New Zealand is stuck far down on too many travelers’ bucket lists. This island nation on the other corner of the globe is firmly engrained as an expensive destination.
What if it didn’t have to be? What if you could catch a killer flight deal for the long-haul journey? And what about keeping your costs down while exploring everything New Zealand has to offer, from rugged mountains to urban oases, on both the North and South Islands?
Take it from me: It can be done. After flying there and spending more than a week exploring, I’ve got your roadmap for a cheap trip to New Zealand.
Getting There for Less
Any cheap trip starts with a cheap flight. And that’s especially true for New Zealand.
These 13-plus hour flights can easily cost $1,200 or more round-trip, depending on where you’re coming from. But we’ve seen cash fares to New Zealand in the $500s via Thrifty Traveler Premium, our international flight deal service.
Thrifty Tip: To get the best fares, your best bet is to search from Los Angeles (LAX) or San Francisco (SFO) – then book a cheap positioning flight from your hometown to hop on the flight to Auckland (AKL) or Christchurch (CHC).
But it can get even better. A once-in-a-lifetime flash sale from American Airlines last year meant I booked round-trip tickets to New Zealand for just 10,000 AAdvantage miles. Yes, just 10,000 miles for a bucket list trip across the globe. It was one of the craziest flight deals of 2019.
It might be one in a million – American’s award chart sets the price for round-trip flights at 80,000 miles. But it just underscores the fact that when you’re traveling somewhere that’s typically expensive, you should wait for the right flight deal to come to you.
To see as much of New Zealand as possible, you’ll want a rental car. Starting at roughly $50 a day, they’re cheap – and it may save you money in the long run versus spotty public transport or guided tours. You can also use Uber, with rates comparable to the U.S.
Read our guide to booking the cheapest rental car possible.
Your U.S. dollar will go far in New Zealand, as exchange rates have been steadily climbing over the last five years. And keep in mind that tipping isn’t customary throughout the country.
Thrifty Tip: Be sure to purchase your NZeTA, a visa-like document necessary to enter New Zealand. It costs about $30 and takes a few days – if not hours – to get approved.
Getting Started in Auckland
Odds are you’ll be landing in Auckland (AKL), so that’s where you’ll start. After your 13-plus hour flight, it’s time to hit the ground running.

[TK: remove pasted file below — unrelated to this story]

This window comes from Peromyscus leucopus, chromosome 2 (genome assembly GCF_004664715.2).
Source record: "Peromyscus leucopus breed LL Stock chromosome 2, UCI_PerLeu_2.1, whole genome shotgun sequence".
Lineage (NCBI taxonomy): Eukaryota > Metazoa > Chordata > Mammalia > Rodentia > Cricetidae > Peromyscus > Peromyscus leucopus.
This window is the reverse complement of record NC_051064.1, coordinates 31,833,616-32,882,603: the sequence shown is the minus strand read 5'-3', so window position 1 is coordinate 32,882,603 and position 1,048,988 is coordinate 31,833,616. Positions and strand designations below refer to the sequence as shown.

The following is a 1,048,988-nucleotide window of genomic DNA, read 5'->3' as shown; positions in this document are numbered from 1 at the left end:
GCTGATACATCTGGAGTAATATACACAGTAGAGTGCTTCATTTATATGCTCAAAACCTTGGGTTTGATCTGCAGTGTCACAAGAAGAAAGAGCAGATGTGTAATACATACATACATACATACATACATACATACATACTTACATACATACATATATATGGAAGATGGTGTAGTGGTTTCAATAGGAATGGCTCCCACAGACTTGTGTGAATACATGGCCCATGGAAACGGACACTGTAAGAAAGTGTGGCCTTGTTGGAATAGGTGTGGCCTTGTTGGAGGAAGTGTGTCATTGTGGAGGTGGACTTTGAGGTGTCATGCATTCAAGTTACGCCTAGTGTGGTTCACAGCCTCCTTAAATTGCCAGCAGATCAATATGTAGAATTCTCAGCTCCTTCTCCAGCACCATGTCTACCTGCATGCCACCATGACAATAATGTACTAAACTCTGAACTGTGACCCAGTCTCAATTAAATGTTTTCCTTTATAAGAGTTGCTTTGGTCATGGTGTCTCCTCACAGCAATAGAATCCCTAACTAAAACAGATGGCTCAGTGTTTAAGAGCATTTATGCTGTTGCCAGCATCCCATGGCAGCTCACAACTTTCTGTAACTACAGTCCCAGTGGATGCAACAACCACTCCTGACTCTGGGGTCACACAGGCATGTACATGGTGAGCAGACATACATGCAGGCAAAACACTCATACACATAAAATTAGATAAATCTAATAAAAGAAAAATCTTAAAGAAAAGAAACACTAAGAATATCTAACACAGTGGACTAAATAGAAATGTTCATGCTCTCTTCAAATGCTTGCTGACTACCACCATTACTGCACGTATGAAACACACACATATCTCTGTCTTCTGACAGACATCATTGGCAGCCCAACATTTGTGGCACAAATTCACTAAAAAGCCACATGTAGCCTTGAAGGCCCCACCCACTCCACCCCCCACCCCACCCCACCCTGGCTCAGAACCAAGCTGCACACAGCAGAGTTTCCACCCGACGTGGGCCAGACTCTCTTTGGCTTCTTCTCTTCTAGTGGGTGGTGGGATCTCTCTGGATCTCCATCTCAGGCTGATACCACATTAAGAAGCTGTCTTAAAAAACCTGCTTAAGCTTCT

You’ll quickly find that Auckland is beautiful. Escape the skyscrapers by heading for the bay for a view of sailboats with the bustling city in the background.
This urban hub offers plenty to keep you busy, from shopping to restaurants and bars to parks and mountaintops. Take a stroll in Cornwall Park, then head for Mount Eden for more breathtaking views of the city. Finish up your day at Dr. Rudi’s Rooftop Brewing Co. on the water overlooking all the glamorous yachts.
If you ask Lord of the Rings fans, no visit to New Zealand is complete without a stop at Hobbiton. While group tours can be arranged from Auckland, we found it was much cheaper to hop in your rental car and book tickets through the box office independently. At about $50 for a two-hour tour, it’s worth every penny to soak in this iconic (and stunning) location.
It’s surreal to walk through the familiar set and spend a day in The Shire. Bonus: Cap off your tour with a free beer at The Green Dragon Inn!
Start Heading South
It’s time to leave Auckland (and Hobbiton) and see the rest of the island.
Hop in the car to drive a few hours south where you’ll find a town called Taupo. As you try to cover the entire North Island, Taupo is a great halfway point between Auckland and Wellington. Located on the massive Lake Taupo, the city has every bit of a summer getaway feel to it. And with copious amounts of hotels, restaurants, and shopping lakeside, it would be hard to get bored.
It’s also a perfect spot to bed down for one night. And since you’re in New Zealand, it’s time to try something new: Glamping. I didn’t know what you expect but wound up loving every minute of it. At about $130 a night, our Glamping site booked via Airbnb was more than reasonable and easily worth the price for an unforgettable experience with delightful hosts, great recommendations, and fun amenities.
After a sunrise, free breakfast, and a hot outdoor shower, it’s time to make the long day’s trek to Wellington – about five hours south. It’s a beautiful drive, with small towns along the way that are well worth a stop. But we made our way toward Wellington to maximize our time there.
Well Well, Wellington
Wellington is just different.
With huge hills lining the outskirts of the city that slowly slope toward the harbor, the landscape is far different from the cities to the north. And Wellington just feels different: It’s got an open, progressive, and artsy vibe that makes it stand out.
Cuba Street is the main drag that is loaded with bars, shops, and restaurants – not to mention tons of live music and entertainment. Spending some time in Wellington felt like a great change of pace that was very welcome into an adventure in New Zealand.